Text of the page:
In 1949, the Federal Communications Commission created the “Fairness Doctrine,” which mandated that federally-licensed radio and television stations “provide a reasonable opportunity for the presentation of contrasting viewpoints” on “vitally important controversial issues.” Rather than be deluged with demands for air time by aggrieved listeners, the broadcasters generally opted not to cover controversial issues, thereby leaving the public less informed.

In 1987, President Reagan’s FCC jettisoned the Fairness Doctrine, and conservative talk radio grew like topsy, unencumbered by the logistical nightmare of determining what is “controversial” and what is “fair.” Rush Limbaugh’s meteoric, syndicated rise is directly attributable to this repeal, as radio stations were freed to air what listeners wanted to hear without airing what few wanted to hear. If you think that’s unfair, check out how Air America is doing.

Limbaugh even today correctly says, “Don’t me ask for equal time; I am equal time. I am the rebuttal to the liberal, mainstream, drive-by media.”

With the Democrats now set to control the Presidency and both houses of Congress, Speaker Pelosi and Majority Leader Reid say they want to bring back the Fairness Doctrine to stifle conservative talk radio’s criticism of the Democrats.

Barack Obama, however, in June 2008, , stated that he opposes bringing back the Fairness Doctrine, through his Press Secretary Michael Ortiz: “He considers this debate to be a distraction from the conversation we should be having about opening up the airwaves and modern communications to as many diverse viewpoints as possible.” [emphasis added]

Obama knows that exhuming the Fairness Doctrine would be a frontal assault upon the First Amendment that would evoke a Boston Tea Party-like response from listeners of Limbaugh, Hannity, Ingraham, Beck, and other conservative talk hosts who would be dropped rapidly from many if not all stations. Glenn Beck has warned that if the Fairness Doctrine comes back, he’ll be off the air.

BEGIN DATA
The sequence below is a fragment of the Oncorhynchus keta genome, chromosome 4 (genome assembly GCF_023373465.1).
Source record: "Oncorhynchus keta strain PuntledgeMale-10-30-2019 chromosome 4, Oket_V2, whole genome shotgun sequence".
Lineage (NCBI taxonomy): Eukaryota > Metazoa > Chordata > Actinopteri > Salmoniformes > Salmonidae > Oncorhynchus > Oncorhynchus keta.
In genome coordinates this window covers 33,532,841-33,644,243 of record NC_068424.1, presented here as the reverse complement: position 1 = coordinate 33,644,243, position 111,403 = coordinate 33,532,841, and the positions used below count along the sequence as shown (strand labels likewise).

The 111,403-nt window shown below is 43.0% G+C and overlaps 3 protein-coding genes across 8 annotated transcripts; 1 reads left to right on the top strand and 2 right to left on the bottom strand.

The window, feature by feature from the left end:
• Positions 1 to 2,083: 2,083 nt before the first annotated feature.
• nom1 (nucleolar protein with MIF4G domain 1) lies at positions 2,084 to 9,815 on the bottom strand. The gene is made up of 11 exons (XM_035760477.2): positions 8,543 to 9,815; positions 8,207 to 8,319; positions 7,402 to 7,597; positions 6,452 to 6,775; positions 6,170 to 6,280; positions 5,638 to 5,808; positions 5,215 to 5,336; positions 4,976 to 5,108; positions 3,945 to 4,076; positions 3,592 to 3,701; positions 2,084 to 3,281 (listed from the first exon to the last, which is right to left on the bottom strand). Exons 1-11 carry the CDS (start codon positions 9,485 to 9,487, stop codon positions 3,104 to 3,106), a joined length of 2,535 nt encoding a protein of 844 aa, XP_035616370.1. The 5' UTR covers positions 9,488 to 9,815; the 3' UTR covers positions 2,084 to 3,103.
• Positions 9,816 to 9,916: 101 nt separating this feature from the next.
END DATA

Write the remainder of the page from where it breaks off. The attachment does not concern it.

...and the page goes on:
Obama is way smarter than that. What he has in mind is an indirect and far more means to accomplish the demise of conservative talk -- America’s last town hall. The analogy is to the proverbial frog in the pot of water. Put him into boiling water, and out he’ll hop. Instant Boston Tea Party. Here, then, is the Obama plan to slow cook the First Amendment:

Charles Benton is Chairman of the Benton Foundation, with offices in Obama’s Chicago as well as in Obama’s Washington. Benton proclaims at his Foundation’s web site, “[O]ur number one national communications policy priority must be the eradication of racial and gender discrimination in media and telecommunications. Our shared goal: seeing the day when all Americans possess the tools to compete in commerce, to contribute to and enjoy the fruits of democracy, to receive unbiased and uncensored news and information, tocreate our culture. “ [emphasis added]

The Federal Communications Commission has a vague rule called “localism,” which requires stations to serve the interests of their local communities in order to hold onto their broadcast licenses. Obama, who gets to replace FCC Chairman Kevin Martin right away, needs only three votes from the five-member FCC to define localism his way.

Jim Boulet, Jr., the head of English First in Washington, D.C., one of whose projects is, has been studying and warning for months about the morphing of FCC localism. Boulet notes to Human Events the following:

• On September 20, 2007, Obama submitted a pro-localism written statement to an FCC hearing at the Chicago headquarters of Rev. Jess Jackson Sr.’s Operation Push. One month later, an insistent Obama sent a public letter to Chairman Martin stating, “The Commission has failed to further the goals of diversity in the media and promote localism.”